The wondrous lustre of the natural South Sea pearl that sat on his desk was Nick Paspaley’s lodestar, guiding him in his quest for the perfect conditions to produce these magnificent treasures of nature.
‘It took years,’ he admits. ‘I knew that until I could produce farmed pearls of this quality I hadn’t succeeded.’ That obsession with quality, mingled with an acute observation of the natural world, helped build a $200 million export industry on the foundation inspired by Nick’s father, pearling pioneer Nicholas Paspaley.
Despite the best of Japanese technology, attempts to cultivate the giant South Sea pearl oysters had mostly ended in failure when, in the early 1980s, Nick realised it was all wrong. To cultivate a natural pearl, you had to create as close to pristine, natural conditions for the oyster as possible at every stage of the process. That was what he set out to do.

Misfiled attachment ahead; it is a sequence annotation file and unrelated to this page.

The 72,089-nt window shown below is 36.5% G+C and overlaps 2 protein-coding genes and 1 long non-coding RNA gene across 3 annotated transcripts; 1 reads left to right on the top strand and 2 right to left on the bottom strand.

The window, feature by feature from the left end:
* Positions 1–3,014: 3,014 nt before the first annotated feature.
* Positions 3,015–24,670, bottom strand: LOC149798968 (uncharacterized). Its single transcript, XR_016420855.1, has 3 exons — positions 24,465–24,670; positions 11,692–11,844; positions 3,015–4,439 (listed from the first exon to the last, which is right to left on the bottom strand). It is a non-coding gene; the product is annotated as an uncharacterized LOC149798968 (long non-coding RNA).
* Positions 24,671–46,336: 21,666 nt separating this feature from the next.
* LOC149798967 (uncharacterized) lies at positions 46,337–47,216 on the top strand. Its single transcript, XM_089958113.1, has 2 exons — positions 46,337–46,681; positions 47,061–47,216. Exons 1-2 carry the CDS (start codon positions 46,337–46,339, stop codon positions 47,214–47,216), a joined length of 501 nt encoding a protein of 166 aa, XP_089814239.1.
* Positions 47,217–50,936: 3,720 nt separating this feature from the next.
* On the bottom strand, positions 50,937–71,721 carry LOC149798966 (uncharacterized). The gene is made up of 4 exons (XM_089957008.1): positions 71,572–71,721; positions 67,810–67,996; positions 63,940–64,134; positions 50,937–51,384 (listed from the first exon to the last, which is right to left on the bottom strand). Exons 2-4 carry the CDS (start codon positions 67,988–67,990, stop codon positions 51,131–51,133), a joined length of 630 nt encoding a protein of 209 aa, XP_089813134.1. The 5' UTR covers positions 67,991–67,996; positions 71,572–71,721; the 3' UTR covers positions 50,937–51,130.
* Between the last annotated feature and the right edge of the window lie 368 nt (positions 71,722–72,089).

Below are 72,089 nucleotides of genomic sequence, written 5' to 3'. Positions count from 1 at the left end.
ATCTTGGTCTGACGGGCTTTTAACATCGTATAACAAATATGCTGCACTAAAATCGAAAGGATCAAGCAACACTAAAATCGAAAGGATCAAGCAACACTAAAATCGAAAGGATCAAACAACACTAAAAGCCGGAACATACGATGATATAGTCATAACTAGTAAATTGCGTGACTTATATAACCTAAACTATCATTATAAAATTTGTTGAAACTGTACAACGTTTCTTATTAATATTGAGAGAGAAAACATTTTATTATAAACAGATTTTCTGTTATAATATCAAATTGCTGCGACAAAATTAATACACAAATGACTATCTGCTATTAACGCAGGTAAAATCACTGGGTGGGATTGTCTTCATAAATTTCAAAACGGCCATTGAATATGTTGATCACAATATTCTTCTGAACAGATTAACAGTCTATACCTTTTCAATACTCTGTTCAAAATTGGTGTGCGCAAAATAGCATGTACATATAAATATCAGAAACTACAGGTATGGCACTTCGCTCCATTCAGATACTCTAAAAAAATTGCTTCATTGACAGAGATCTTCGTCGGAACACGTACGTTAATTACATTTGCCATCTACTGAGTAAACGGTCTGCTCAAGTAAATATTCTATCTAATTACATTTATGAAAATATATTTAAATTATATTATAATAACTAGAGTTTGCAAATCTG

Today 20 thriving pearl farms, businesses in marketing, marine engineering, air transport, cattle, pigs, sheep, wine and property testify to what a deep insight into Australia’s natural environment, combined with a spirit of innovation and a deep commitment to developing his industry and community, can achieve.
In recognition of his pioneering contribution to Australia’s export industry, Nick Paspaley was appointed as a Companion of the Order of Australia in 1999. Appointments as Companions in the General Division are made to recognise eminent achievement and merit of the highest degree in service to Australia.